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“Bite-Size Bits of Local, National, and Global History”
“Bite-Size Bits of Local, National, and Global History”
Grantsville in Garrett County, Maryland — The American Northeast (Mid-Atlantic)
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The Fuller-Baker House

A Rare Log Building with a Pedigree

— The Historic National Road - The Road That Built The Nation —

 
 
The Fuller-Baker House Marker image. Click for full size.
Photographed By J. J. Prats, August 11, 2006
1. The Fuller-Baker House Marker
Inscription.  
This humble log cabin is a rare survivor of a common dwelling built by early settlers on the Allegheny frontier. Built after 1813 as a two-story log building, its large size has led some to believe it was once used as a tavern, giving respite to travelers along the National Road. It would be the only log tavern to survive on the old National Road between Cumberland and Wheeling, West Virginia.

Henry Fuller came to the Grantsville area in 1837 to work as a stonemason. His talents with stone and brick are still on display in several town buildings. He opened the National Hotel, the finest in the young community, but soon moved here, where he spent the rest of his life. The Bakers, also early settlers in the Grantsville area, were subsequent owners.

A Historic House on Historic Land. the Fuller-Baker House sits on land with an early-American pedigree. General Braddock's British army chose the site for its fifth camp as it marched to meet the French at Fort Duquesne in 1755.

In 1791, Thomas Johnson (1732—1819), Maryland's first governor, purchased 23,000 acres of Military Lots, fifty acre tracts of unclaimed
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land set aside by Maryland to reward Revolutionary War veterans. The Fuller-Baker House site (Military Lot No. 2206) was a part of that purchase.
 
Erected by America's Byways.
 
Topics and series. This historical marker is listed in these topic lists: ArchitectureRoads & VehiclesSettlements & Settlers. In addition, it is included in the The Historic National Road series list. A significant historical year for this entry is 1813.
 
Location. This marker has been replaced by another marker nearby. It was located near 39° 41.765′ N, 79° 10.335′ W. Marker was in Grantsville, Maryland, in Garrett County. Marker could be reached from National Pike (Alternate U.S. 40) west of Shade Hollow Road, on the right when traveling west. Use Exit 19 on I-68. Touch for map. Marker was in this post office area: Grantsville MD 21536, United States of America. Touch for directions.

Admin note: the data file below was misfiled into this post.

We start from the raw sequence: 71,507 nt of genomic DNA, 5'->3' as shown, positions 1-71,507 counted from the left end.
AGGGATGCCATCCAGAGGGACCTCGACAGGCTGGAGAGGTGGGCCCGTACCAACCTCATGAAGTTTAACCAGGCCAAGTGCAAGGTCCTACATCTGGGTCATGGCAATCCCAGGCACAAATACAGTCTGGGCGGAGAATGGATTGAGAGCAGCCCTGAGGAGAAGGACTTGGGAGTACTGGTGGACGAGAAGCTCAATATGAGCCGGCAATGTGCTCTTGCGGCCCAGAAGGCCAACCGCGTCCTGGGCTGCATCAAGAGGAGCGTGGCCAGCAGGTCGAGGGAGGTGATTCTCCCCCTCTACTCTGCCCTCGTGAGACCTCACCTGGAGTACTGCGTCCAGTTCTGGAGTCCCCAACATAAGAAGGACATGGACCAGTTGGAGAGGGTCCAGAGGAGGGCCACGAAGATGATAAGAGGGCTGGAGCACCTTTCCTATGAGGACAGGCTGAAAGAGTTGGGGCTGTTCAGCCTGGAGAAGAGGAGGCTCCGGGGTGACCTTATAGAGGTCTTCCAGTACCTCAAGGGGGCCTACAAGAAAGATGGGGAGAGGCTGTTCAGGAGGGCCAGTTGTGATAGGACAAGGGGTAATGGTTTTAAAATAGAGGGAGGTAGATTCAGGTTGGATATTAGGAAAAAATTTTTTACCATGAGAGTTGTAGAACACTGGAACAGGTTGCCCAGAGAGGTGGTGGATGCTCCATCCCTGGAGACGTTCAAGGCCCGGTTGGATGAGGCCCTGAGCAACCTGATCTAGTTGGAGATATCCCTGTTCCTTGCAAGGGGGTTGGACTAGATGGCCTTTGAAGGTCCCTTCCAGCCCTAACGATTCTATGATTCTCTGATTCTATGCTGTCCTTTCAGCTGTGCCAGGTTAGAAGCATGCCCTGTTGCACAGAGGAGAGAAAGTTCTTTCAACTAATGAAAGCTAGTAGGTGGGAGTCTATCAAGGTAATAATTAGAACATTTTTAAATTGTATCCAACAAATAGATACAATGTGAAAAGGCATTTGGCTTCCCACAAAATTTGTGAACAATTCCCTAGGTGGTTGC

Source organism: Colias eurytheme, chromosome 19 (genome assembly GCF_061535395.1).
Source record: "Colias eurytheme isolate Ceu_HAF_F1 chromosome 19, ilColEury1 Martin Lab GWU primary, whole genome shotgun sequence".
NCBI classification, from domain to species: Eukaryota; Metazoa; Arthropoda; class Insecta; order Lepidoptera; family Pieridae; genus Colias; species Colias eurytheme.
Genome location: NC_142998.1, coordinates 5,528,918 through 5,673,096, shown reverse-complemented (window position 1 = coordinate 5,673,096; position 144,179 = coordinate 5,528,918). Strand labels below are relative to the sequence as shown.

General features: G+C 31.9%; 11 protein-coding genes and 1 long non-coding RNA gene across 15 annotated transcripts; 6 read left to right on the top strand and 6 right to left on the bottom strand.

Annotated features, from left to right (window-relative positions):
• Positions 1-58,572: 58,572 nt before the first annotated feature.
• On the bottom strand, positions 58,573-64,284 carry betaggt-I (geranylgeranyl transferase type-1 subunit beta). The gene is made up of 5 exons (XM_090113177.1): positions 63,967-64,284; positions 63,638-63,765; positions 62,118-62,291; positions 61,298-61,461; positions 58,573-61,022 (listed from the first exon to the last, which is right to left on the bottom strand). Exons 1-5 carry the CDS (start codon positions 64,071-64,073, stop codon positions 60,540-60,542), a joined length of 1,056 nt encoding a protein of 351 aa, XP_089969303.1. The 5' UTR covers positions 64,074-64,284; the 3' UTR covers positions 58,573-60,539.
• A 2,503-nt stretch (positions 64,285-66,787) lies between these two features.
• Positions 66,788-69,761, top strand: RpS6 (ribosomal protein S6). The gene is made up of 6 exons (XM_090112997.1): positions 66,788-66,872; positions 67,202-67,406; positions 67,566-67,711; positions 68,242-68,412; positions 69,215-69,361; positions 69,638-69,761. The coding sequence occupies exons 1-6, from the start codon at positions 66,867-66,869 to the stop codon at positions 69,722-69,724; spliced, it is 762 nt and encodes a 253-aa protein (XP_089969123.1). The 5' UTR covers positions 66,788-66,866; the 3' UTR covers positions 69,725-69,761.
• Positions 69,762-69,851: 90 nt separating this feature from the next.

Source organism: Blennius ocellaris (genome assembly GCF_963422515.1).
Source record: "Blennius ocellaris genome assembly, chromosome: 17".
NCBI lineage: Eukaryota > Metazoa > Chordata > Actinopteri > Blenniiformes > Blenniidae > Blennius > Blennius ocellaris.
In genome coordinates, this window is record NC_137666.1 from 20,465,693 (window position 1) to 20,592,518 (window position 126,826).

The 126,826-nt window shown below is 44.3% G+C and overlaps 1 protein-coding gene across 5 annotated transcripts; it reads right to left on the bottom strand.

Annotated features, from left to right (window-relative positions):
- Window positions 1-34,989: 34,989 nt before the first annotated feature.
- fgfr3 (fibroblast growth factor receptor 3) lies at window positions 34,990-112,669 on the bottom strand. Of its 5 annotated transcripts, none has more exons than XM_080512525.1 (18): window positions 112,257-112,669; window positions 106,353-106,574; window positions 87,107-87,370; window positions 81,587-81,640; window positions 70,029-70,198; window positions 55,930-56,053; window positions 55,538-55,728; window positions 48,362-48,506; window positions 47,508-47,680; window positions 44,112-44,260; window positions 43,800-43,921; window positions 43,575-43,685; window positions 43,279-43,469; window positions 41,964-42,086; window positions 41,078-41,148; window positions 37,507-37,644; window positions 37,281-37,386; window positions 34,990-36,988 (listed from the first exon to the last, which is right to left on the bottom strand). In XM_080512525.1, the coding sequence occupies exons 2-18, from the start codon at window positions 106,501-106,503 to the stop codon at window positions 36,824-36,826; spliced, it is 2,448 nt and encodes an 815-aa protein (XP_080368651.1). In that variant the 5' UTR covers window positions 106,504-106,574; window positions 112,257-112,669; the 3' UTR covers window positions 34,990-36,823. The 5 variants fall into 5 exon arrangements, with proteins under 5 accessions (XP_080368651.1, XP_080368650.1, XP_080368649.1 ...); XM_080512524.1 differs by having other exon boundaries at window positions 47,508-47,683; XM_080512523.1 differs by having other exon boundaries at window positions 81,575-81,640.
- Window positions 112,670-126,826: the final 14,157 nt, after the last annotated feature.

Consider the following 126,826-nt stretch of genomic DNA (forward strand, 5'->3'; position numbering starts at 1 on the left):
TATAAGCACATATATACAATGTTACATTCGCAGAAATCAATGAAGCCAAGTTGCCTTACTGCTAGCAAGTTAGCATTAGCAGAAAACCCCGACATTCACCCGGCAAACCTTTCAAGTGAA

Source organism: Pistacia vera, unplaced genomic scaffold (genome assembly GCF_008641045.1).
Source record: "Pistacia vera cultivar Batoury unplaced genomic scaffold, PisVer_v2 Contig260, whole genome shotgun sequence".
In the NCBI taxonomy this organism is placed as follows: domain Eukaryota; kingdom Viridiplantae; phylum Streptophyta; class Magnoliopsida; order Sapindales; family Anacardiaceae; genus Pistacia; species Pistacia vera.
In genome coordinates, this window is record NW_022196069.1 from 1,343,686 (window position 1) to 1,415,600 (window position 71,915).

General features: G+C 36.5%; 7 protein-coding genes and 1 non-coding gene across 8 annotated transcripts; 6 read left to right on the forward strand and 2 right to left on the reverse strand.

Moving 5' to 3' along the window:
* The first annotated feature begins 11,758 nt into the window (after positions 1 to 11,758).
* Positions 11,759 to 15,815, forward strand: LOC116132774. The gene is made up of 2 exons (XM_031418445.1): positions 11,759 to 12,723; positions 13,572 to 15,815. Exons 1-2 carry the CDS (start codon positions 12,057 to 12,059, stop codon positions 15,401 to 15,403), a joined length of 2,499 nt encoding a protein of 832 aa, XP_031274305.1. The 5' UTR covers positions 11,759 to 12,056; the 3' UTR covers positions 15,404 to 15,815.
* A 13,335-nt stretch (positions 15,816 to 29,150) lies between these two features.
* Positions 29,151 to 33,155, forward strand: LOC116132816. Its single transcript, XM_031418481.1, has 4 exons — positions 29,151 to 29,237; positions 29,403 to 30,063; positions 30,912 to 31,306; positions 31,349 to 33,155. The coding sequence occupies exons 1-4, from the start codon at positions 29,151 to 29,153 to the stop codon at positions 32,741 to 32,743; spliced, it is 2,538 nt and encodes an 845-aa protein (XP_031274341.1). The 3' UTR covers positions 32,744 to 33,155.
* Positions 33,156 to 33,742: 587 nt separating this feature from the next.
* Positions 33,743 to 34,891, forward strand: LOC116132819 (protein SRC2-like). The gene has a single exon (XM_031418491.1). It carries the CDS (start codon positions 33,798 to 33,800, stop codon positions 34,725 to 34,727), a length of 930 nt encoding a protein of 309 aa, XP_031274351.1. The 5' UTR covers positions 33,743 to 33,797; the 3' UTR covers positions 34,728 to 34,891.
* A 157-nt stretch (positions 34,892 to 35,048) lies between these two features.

Other nearby markers. At least 8 other markers are within 2 miles of this location, measured as the crow flies. A different marker also named The Fuller-Baker House (here, next to this marker); General Braddock’s 5th Camp (about 600 feet away, measured in a direct line); The National Road (approx. 0.8 miles away); Leo J. Beachy (approx. 0.9 miles away); Casselman Hotel (approx. 1.1 miles away); Traveling the National Road
Fuller-Baker Log House and Marker image. Click for full size.
Photographed By J. J. Prats, August 11, 2006
2. Fuller-Baker Log House and Marker
This is the side that faced the National Road. The present alignment of US 40 can be seen behind the house.
(approx. 1.1 miles away); Early Inns (approx. 1.1 miles away); Casselman River Bridge State Park (approx. 1˝ miles away). Touch for a list and map of all markers in Grantsville.
 
Related marker. Click here for another marker that is related to this marker. This marker has been replaced with the linked marker.
 
The Fuller-Baker House image. Click for full size.
circa 1979
3. The Fuller-Baker House
Fuller Baker Log House, Rear View image. Click for full size.
Photographed By J. J. Prats, August 11, 2006
4. Fuller Baker Log House, Rear View
This is the view you see when you approach on U.S. 40 heading east. When heading west, you can miss the house for the trees.
Stonemason's Mark Over Coal Scuttle image. Click for full size.
Photographed By J. J. Prats, August 11, 2006
5. Stonemason's Mark Over Coal Scuttle
You'll have to click on the image to zoom in. A stonemason's chisel and hammer are carved into a log over what might have been the coal scuttle to cellar.
Abandoned National Road Bridge over Shade Run, Next to House image. Click for full size.
Photographed By J. J. Prats, August 11, 2006
6. Abandoned National Road Bridge over Shade Run, Next to House
Abandoned National Road Bridge over Shade Run, Next to House image. Click for full size.
Photographed By J. J. Prats, August 11, 2006
7. Abandoned National Road Bridge over Shade Run, Next to House
 
 
Credits. This page was last revised on May 29, 2024. It was originally submitted on August 11, 2006, by J. J. Prats of Powell, Ohio. This page has been viewed 2,978 times since then and 99 times this year. Last updated on January 23, 2008, by Christopher Busta-Peck of Shaker Heights, Ohio. Photos:   1, 2. submitted on August 11, 2006, by J. J. Prats of Powell, Ohio.   3. submitted on November 8, 2016.   4. submitted on August 11, 2006, by J. J. Prats of Powell, Ohio.   5, 6, 7. submitted on August 12, 2006, by J. J. Prats of Powell, Ohio. • Kevin W. was the editor who published this page.

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Jun. 23, 2024